11:21 a.m. - EPA’S INTERNAL WATCHDOG FINDS NO SIGN OF BIAS IN FOIA FEE DECISIONS. EPA’s inspector general said in a new report that there are “no indications of bias” in EPA decisions about whether to waive fees for parties seeking documents under the Freedom of Information Act. The finding rebuts conservative activists’ claims that EPA has a double standard of refusing to waive fees for their requests while routinely granting fee waivers to green groups. However, the IG report finds some problems with EPA’s FOIA processes. The report says EPA should clarify what information that parties should provide to justify their waiver requests. — BG
9:59 a.m. - OBAMA’S CLIMATE PUSH GOES FAR BEYOND EPA. We have a new story on the White House announcement of new executive steps to help boost state and local resilience to climate change. — BG
7:10 a.m. - WITH LOCAL FOCUS, WHITE HOUSE UNVEILS CLIMATE INITIATIVES. The White House will offer funding for disaster preparedness, rural electricity, and drought recovery under a number of new climate-change initiatives to be released today. The programs are the result of the 26-member State, Local and Tribal Leaders Task Force on Climate Preparedness, which will hold its fourth and final meeting in Washington today.
The initiatives also include a previously announced $1 billion disaster resilience competition to be distributed through the Housing and Urban Development Department, which will offer money for disaster preparedness and recovery. The Agriculture Department will also award a total of $236.3 million to states to support rural electricity, as well as an undisclosed amount of money to help rural areas dealing with the ongoing drought. The National Oceanic and Atmospheric Administration will distribute $1.5 million under the Coastal Zone Management Act to examine how climate change may affect coastal areas.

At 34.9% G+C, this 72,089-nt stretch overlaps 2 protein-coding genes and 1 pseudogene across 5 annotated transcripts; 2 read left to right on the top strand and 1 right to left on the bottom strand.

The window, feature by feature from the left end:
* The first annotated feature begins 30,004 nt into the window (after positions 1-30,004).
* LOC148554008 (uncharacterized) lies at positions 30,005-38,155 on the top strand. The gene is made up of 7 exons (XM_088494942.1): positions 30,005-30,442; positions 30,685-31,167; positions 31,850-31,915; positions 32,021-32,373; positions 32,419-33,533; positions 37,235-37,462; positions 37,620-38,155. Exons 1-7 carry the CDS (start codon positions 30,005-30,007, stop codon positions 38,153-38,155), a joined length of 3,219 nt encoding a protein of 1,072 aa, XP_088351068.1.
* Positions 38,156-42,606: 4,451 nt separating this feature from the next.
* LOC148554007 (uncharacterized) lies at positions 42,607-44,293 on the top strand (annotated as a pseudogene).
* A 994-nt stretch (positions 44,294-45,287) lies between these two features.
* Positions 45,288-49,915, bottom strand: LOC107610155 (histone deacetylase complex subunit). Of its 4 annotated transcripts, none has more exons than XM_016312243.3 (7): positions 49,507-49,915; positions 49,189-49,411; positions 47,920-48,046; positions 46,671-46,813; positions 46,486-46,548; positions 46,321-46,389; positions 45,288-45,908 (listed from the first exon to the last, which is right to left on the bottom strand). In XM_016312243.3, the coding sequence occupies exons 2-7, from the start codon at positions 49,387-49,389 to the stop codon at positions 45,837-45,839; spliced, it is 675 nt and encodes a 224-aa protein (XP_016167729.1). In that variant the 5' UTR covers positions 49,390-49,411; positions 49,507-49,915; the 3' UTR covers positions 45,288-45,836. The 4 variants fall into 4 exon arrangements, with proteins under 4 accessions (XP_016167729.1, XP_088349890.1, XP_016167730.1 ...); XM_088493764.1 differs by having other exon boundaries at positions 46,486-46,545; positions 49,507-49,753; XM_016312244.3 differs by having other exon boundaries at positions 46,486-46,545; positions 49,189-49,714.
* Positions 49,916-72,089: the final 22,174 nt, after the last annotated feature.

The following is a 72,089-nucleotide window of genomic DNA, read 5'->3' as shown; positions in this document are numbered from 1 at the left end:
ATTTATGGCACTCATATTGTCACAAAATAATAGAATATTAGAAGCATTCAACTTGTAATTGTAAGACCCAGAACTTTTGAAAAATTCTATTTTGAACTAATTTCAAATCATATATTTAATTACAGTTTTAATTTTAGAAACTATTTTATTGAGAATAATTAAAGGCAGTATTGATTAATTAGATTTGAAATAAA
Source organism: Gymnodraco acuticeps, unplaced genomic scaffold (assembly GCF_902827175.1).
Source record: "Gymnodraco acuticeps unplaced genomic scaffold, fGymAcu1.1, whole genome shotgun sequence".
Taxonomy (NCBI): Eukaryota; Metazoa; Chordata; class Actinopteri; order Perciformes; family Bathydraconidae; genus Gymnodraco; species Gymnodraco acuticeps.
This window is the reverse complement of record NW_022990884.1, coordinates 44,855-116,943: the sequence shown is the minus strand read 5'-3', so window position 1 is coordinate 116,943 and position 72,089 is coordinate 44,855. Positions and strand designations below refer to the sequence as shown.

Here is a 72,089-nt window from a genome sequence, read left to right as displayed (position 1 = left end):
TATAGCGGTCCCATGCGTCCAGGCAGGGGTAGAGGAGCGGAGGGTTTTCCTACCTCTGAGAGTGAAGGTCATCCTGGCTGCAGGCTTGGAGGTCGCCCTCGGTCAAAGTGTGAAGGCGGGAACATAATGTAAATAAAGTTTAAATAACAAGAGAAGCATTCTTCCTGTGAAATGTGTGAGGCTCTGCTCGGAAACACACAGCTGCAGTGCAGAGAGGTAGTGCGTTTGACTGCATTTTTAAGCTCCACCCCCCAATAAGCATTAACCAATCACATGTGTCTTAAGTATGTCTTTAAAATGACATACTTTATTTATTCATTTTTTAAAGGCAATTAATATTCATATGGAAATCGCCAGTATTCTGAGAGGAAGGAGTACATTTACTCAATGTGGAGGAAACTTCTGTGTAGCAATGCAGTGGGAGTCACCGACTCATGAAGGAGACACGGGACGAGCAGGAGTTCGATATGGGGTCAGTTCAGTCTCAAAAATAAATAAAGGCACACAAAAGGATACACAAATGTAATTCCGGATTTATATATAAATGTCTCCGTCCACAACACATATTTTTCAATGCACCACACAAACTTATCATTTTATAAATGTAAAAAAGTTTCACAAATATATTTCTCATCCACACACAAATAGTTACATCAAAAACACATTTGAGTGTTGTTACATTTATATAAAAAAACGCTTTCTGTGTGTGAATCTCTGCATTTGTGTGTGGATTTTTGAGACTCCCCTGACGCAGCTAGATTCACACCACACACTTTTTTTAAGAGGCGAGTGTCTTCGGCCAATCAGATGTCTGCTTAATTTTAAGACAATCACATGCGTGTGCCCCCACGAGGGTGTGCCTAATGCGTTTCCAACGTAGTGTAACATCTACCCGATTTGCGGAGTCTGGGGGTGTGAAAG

The U.S. Geological Survey and other agencies will collaborate on a $13.1 million 3-D Elevation Program partnership to develop a three-dimensional map data meant to give local areas more information on the threats of climate change. — JP
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Even while Congress works to avoid a government shutdown at 5 p.m. today, "President Donald Trump will mark the first anniversary of his inauguration on Saturday with a celebration at his Mar-a-Lago resort in Florida, with tickets starting at $100,000 a pair. That amount, according to the invitation, will pay for dinner and a photograph with the president. For $250,000, a couple can also take part in a roundtable." The event will boost the Trump presidential campaign and the RNC.
"The House approved a stopgap spending bill on Thursday night to keep the government open past Friday, but Senate Democrats — angered by President Trump’s vulgar aspersions and a lack of progress on a broader budget and immigration deal — appeared ready to block the measure. The House approved the measure 230 to 197, despite conflicting signals by President Trump sent throughout the day and a threatened rebellion from conservatives that ended up fizzling. But the bill, which would keep the government open through Feb. 16, provided only a faint glimmer of hope that a crisis could be averted before funding expires at midnight on Friday. In the Senate, at least about a dozen Democratic votes would be needed to approve the measure, and there was little chance that those would materialize."